Two questionnaires were used to measure adherence: (1) “Adherence Follow-up Questionnaire” from the Aids Clinical Trial Groups (ACTG),16 translated to Portuguese17 to assess self-reported adherence in the previous four days, use of pills by dosage and reasons for not taking the drugs; and (2) a questionnaire on knowledge and beliefs related to AIDS and to HAART, developed by the same group and translated to Portuguese by a previous study.18

Adherence was calculated as the number of doses that were effectively taken divided by the number of prescribed doses in the previous four days. Participants with adherence greater or equal to 95% were considered as being adherent.


The Beck Depression Inventory II (BDI-II) in the Portuguese version19,20 was used to measure depression symptoms. The BDI-II is a self-reported scale with 21 items, each one with four choices of answer that imply increasing levels of depression severity. The total score is the sum of the individual scores of the items and provides the classification of the intensity of depression as minimal, mild, moderate, or severe.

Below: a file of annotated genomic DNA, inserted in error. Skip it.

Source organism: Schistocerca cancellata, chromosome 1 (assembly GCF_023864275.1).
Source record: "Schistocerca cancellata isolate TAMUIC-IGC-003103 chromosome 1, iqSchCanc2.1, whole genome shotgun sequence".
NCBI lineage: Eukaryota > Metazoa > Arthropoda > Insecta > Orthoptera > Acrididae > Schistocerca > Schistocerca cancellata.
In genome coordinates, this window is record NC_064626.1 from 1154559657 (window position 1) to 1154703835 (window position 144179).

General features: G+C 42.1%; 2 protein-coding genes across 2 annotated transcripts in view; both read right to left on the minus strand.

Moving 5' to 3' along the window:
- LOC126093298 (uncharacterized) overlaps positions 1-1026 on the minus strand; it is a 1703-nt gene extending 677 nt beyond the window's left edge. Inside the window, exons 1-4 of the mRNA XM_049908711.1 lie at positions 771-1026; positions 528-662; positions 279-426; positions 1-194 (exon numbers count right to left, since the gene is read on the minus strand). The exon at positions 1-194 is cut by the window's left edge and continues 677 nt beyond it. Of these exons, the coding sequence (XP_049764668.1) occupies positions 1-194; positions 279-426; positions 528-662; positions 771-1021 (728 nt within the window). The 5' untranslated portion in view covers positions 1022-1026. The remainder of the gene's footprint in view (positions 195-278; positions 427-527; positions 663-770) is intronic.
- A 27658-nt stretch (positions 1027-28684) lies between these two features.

The Beck Anxiety Inventory (BAI), Portuguese version,20 comprising 21 items or anxiety symptom affirmations that are evaluated by the subject on a scale of four points related to the levels of increasing severity of each symptom, was used to assess the anxiety symptoms of the patients. The total score is the sum of the individual scores of the items and provides the classification of the intensity level of anxiety as minimal, mild, moderate, or severe.

Quality of life

To estimate quality of life, the 36-item Short Form Health Survey (SF-36), Portuguese version21 was chosen. This questionnaire has 36 questions that measure quality of life related to health in eight dimensions: Physical Functioning, Physical Role, Bodily Pain, General Health, Vitality, Social Functioning, Emotional Role, and Mental Health. Furthermore, the questionnaire allows for evaluations of the physical component summary as well as the mental component summary.

Statistical analysis